I really wanted to have the eyes stay on the boat which filled the frame more.  in order to do this, I flipped the camera on its side and framed up a portrait composition that I thought fit the scene much better.  This did several things to the design of the image.  First and foremost, it accepted the fact that the boat was going to be the primary interest in the image.  Nearly half of the frame was taken up with the boat which I preferred.  Secondly, it eliminated the building that really didn’t add much to the scene as well as the associated clutter around the building.  Lastly, it helped to make sense out of the trees at the top of the frame as they followed along with the vertical feel of the image.  The visual flow of the composition was entering at the bottom left corner, moving through the boat and then up into the sky before the bright boat pulled your eyes back into the frame once again.  It was a simple but effective composition.

I also liked the fact that the amount of color that was in the image was a supporting element that framed the boat which kept the vegetation from being too distracting in the frame by introducing too much information for your eyes.  I just provided a frame within a frame that was rich in textures and tones.  I really liked the balance that was achieved here and much preferred it to the test shot concept so that was what I went with.  I committed to editing this image and really loved how it turned out.  Even with fresh eyes the day after, I am liking it even more.  But that was just me.

As I was going through comments and feedback through Facebook I was shocked that my test image was actually getting more positive responses than the edited capture which I was so proud of.  Sure, it might be due to the way Facebook is distributing the images in the feed, and I’m used to that.  However, I was starting to get feedback that while the vertical image was nice, the horizontal test shot was better.  I still didn’t see that as being the case, but it did prompt me to want to go in and give the files a second look.  This is something that I typically do after the editing process anyway just to make sure that I didn’t miss a good image in my haste to work through the files.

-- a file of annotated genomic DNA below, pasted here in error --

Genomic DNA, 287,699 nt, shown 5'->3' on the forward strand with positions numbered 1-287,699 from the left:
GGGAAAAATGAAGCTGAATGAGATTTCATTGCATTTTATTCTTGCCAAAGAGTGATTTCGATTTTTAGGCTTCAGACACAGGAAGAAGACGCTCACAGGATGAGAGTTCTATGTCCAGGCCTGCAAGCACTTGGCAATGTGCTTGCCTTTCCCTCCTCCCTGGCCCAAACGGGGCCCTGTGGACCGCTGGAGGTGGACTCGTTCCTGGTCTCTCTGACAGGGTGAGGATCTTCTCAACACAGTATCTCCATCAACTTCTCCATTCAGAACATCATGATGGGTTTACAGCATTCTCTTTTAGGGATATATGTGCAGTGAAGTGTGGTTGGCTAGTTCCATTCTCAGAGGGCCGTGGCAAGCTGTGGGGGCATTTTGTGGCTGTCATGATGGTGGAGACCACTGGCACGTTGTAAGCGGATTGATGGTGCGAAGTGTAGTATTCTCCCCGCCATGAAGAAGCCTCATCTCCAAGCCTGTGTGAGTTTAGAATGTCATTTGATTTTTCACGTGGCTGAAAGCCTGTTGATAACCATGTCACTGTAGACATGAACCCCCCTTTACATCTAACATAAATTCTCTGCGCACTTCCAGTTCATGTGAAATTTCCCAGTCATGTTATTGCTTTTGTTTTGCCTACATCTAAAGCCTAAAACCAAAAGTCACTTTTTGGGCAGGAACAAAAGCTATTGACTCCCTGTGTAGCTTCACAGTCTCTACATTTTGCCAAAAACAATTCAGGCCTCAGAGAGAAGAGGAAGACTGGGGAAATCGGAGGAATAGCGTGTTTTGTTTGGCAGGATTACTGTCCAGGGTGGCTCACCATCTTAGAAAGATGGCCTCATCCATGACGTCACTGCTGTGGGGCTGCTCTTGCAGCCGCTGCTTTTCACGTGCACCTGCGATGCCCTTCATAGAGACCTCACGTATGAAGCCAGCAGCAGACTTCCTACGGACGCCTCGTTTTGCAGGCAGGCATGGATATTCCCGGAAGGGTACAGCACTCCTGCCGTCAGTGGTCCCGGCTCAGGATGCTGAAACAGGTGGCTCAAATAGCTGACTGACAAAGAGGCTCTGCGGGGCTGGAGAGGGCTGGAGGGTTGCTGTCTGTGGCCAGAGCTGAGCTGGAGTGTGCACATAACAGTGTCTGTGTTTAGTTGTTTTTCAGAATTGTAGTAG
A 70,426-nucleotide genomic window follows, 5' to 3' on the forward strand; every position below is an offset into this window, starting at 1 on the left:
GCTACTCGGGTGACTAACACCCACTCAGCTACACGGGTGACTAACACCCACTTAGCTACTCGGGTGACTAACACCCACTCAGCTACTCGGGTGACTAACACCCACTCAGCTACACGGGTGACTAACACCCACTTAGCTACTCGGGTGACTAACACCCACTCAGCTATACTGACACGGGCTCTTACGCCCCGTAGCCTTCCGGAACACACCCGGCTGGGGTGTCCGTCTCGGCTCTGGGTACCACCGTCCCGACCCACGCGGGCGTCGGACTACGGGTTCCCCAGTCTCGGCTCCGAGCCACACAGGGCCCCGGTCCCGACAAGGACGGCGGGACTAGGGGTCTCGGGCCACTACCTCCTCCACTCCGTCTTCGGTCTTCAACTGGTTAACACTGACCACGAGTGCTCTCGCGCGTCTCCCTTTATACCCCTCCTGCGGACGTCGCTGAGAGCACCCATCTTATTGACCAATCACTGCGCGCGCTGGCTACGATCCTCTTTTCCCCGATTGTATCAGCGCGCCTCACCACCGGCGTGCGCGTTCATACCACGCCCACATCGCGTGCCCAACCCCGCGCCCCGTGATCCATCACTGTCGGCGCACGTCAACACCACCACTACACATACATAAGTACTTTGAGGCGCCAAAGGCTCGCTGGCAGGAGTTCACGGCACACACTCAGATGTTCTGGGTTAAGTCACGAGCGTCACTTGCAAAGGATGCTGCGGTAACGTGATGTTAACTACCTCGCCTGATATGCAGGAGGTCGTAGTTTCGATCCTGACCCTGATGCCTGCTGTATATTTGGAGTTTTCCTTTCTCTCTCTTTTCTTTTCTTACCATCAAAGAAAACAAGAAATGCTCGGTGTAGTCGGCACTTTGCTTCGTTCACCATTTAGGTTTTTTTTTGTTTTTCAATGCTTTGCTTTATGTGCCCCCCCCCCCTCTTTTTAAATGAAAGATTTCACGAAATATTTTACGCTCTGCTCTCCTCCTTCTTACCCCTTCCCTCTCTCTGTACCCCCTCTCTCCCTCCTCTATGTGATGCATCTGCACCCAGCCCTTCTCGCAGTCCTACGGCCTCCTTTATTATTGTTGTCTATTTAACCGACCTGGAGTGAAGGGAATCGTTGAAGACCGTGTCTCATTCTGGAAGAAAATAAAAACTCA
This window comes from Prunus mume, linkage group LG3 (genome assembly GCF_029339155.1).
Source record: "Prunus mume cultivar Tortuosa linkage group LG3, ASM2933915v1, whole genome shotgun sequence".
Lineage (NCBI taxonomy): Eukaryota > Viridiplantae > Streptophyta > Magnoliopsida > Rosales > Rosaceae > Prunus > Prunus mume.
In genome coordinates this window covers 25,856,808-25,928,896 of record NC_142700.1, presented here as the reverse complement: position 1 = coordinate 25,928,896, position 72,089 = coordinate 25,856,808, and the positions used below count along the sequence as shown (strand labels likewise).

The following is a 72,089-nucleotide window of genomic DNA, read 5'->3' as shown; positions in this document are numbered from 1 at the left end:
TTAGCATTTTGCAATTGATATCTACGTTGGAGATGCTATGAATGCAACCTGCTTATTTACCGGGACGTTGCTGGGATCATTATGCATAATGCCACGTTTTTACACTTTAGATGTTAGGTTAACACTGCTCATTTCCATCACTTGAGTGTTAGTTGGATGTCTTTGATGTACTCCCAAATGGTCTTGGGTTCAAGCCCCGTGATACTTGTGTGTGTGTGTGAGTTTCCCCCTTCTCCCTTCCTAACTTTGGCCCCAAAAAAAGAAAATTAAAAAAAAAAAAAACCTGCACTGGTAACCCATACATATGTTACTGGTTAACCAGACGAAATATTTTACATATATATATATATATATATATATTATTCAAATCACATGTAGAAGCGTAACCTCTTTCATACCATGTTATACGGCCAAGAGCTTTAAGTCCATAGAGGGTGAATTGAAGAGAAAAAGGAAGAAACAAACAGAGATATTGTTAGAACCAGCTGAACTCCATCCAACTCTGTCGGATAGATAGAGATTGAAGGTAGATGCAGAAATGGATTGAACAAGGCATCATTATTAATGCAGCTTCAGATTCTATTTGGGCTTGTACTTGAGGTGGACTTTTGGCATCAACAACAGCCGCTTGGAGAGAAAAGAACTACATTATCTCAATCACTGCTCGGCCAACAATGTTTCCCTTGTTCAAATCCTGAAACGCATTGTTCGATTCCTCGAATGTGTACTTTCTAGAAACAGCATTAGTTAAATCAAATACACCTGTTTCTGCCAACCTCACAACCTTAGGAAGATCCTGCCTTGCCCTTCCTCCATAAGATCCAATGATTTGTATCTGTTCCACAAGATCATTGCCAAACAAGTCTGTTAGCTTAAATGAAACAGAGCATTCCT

I looked at the RAW captures again.  I had shot two versions of the composition with a slight elevation change to show more of the deck of the boat.  Both were very similar, and both just seemed very off balance to me.  There was that annoying vacant space in the right side of the frame that made the boat look very much shoved over to the left of the frame.  Ideally, I would have had more breathing room to the left of the frame, but with the other elements in the yard to contend with, that was not a possibility.  Technically, the image was correct with a great exposure, and the focus was dead on, it just was missing excitement.  I still picked the best of the two and pulled it into the Develop Module and started to play around with it.